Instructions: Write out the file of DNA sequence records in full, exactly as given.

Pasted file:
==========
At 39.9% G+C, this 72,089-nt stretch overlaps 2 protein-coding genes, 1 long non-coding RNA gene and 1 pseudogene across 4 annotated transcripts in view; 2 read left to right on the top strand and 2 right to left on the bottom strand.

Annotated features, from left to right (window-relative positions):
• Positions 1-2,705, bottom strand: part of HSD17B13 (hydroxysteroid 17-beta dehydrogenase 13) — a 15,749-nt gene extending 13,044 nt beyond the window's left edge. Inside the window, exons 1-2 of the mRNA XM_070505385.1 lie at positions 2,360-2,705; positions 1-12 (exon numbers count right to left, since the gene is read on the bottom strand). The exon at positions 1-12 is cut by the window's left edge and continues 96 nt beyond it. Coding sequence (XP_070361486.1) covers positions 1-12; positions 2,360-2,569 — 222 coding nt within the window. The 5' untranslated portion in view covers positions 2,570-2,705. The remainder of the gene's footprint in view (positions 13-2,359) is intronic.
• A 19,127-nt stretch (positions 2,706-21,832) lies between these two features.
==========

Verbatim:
At 39.9% G+C, this 72,089-nt stretch overlaps 2 protein-coding genes, 1 long non-coding RNA gene and 1 pseudogene across 4 annotated transcripts in view; 2 read left to right on the top strand and 2 right to left on the bottom strand.

Annotated features, from left to right (window-relative positions):
• Positions 1-2,705, bottom strand: part of HSD17B13 (hydroxysteroid 17-beta dehydrogenase 13) — a 15,749-nt gene extending 13,044 nt beyond the window's left edge. Inside the window, exons 1-2 of the mRNA XM_070505385.1 lie at positions 2,360-2,705; positions 1-12 (exon numbers count right to left, since the gene is read on the bottom strand). The exon at positions 1-12 is cut by the window's left edge and continues 96 nt beyond it. Coding sequence (XP_070361486.1) covers positions 1-12; positions 2,360-2,569 — 222 coding nt within the window. The 5' untranslated portion in view covers positions 2,570-2,705. The remainder of the gene's footprint in view (positions 13-2,359) is intronic.
• A 19,127-nt stretch (positions 2,706-21,832) lies between these two features.